Moderna, the renowned biotechnology company, is gearing up to initiate phase 1/2 clinical trials for its mpox vaccine this summer.

Hamilton Bennett, Moderna's senior director of vaccine access and partnerships, revealed the company's plan during an interview at the BIO International Convention, per Fierce Biotech.

While the mpox vaccine was initially put on hold when the immediate outbreak subsided, it has now become a priority for Moderna. Bennett anticipates that the vaccine will enter the clinic within a month or so.

The objective of the upcoming trials is to establish a comprehensive preclinical data package demonstrating efficacy against orthopoxviruses, including mpox and smallpox. Moderna aims to generate robust phase 1/2 data to guide dose selection and eventual licensure.

Bennett acknowledged the invaluable support received from the U.S. mpox response team, who have assisted Moderna by providing access to samples, personnel and crucial information.

Moderna CEO Stéphane Bancel had previously stated that developing an mpox vaccine was not of high priority, given the company's focus on multiple assets, including the COVID-19 vaccine. However, Bennett clarified that Bancel's comment referred to the relative urgency during the pandemic.

The forthcoming trials exemplify the agility of Moderna's mRNA platform. In May 2022, the company announced its intention to initiate preclinical work on an mpox vaccine. Prior to Bancel's comments earlier this year, no updates had been provided regarding the progress of the vaccine.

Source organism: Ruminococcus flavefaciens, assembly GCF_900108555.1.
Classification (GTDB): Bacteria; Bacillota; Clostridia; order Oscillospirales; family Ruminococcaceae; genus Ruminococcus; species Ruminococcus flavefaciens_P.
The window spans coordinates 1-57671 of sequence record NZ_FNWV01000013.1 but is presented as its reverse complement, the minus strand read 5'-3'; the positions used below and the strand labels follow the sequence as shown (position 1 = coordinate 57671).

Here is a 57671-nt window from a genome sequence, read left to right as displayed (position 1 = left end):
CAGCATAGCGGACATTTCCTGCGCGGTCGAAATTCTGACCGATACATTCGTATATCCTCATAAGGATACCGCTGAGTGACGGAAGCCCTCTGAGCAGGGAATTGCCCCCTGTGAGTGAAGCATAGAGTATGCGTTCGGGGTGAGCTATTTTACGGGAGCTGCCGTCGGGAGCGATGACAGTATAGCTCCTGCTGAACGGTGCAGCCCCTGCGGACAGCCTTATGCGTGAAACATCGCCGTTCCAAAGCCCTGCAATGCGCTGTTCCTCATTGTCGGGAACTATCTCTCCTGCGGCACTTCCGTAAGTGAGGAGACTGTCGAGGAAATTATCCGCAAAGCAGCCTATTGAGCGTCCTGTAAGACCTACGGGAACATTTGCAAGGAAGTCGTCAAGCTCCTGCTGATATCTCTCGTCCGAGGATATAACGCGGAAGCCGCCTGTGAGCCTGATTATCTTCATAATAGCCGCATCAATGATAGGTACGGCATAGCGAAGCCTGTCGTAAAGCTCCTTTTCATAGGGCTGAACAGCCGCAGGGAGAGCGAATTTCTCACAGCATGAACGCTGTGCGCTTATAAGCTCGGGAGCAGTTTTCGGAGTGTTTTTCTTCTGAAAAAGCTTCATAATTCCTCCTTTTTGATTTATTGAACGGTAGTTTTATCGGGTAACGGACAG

Bennett emphasized that mpox highlights some of the challenges Moderna may encounter in developing such products. Presently, funding for an mpox vaccine is predominantly allocated for a smallpox vaccine.

Nevertheless, the company recognizes the importance of proactively addressing diseases of significance, even if they primarily affect non-high-income countries.

The Centers for Disease Control and Prevention (CDC) recently issued a warning about an increase in cases of the infectious mpox disease. Transmitted through direct contact, the disease manifests in the form of rashes and infectious sores.

While many cases have been linked to the LGBTQ+ community, particularly among men who have sex with other men, medical experts from the Vermont Department of Health cautioned that anyone can contract it.

Richard Elliot from the Pride Center of Vermont stressed the importance of dispelling misconceptions and avoiding stigmatization based on the origin of the virus or disease.

"News broke last year about mpox where there was a hotspot of an outbreak out in some of the European countries during Pride of last year. People think about where it's started and start thinking these individuals are the ones that carry this virus and disease," Elliot said, per My NBC5.